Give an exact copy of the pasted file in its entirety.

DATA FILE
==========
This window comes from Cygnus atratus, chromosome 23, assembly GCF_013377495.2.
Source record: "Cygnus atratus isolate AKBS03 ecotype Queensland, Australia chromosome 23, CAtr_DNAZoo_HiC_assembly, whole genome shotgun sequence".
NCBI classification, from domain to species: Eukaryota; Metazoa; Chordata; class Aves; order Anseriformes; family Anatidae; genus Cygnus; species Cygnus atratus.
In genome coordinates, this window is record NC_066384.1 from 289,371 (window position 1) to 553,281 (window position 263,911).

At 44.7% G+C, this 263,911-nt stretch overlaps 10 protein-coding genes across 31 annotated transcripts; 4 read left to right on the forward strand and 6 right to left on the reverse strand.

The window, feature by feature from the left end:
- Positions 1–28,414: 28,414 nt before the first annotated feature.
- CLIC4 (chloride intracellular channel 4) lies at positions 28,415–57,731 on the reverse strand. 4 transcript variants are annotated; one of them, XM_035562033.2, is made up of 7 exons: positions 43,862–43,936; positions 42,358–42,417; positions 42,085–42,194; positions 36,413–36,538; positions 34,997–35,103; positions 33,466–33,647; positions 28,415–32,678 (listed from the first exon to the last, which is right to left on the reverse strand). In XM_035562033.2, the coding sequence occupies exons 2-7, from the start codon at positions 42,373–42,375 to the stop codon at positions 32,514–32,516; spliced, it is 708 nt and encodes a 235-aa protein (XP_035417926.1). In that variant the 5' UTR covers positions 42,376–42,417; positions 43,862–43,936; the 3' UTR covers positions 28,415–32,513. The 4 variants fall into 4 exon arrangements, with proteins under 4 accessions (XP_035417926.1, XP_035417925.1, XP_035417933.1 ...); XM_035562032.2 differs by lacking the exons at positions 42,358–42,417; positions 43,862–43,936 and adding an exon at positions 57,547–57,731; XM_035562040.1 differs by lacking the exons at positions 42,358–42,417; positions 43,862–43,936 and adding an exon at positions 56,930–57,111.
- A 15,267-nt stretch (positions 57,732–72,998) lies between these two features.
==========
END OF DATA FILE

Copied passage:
This window comes from Cygnus atratus, chromosome 23, assembly GCF_013377495.2.
Source record: "Cygnus atratus isolate AKBS03 ecotype Queensland, Australia chromosome 23, CAtr_DNAZoo_HiC_assembly, whole genome shotgun sequence".
NCBI classification, from domain to species: Eukaryota; Metazoa; Chordata; class Aves; order Anseriformes; family Anatidae; genus Cygnus; species Cygnus atratus.
In genome coordinates, this window is record NC_066384.1 from 289,371 (window position 1) to 553,281 (window position 263,911).

At 44.7% G+C, this 263,911-nt stretch overlaps 10 protein-coding genes across 31 annotated transcripts; 4 read left to right on the forward strand and 6 right to left on the reverse strand.

The window, feature by feature from the left end:
- Positions 1–28,414: 28,414 nt before the first annotated feature.
- CLIC4 (chloride intracellular channel 4) lies at positions 28,415–57,731 on the reverse strand. 4 transcript variants are annotated; one of them, XM_035562033.2, is made up of 7 exons: positions 43,862–43,936; positions 42,358–42,417; positions 42,085–42,194; positions 36,413–36,538; positions 34,997–35,103; positions 33,466–33,647; positions 28,415–32,678 (listed from the first exon to the last, which is right to left on the reverse strand). In XM_035562033.2, the coding sequence occupies exons 2-7, from the start codon at positions 42,373–42,375 to the stop codon at positions 32,514–32,516; spliced, it is 708 nt and encodes a 235-aa protein (XP_035417926.1). In that variant the 5' UTR covers positions 42,376–42,417; positions 43,862–43,936; the 3' UTR covers positions 28,415–32,513. The 4 variants fall into 4 exon arrangements, with proteins under 4 accessions (XP_035417926.1, XP_035417925.1, XP_035417933.1 ...); XM_035562032.2 differs by lacking the exons at positions 42,358–42,417; positions 43,862–43,936 and adding an exon at positions 57,547–57,731; XM_035562040.1 differs by lacking the exons at positions 42,358–42,417; positions 43,862–43,936 and adding an exon at positions 56,930–57,111.
- A 15,267-nt stretch (positions 57,732–72,998) lies between these two features.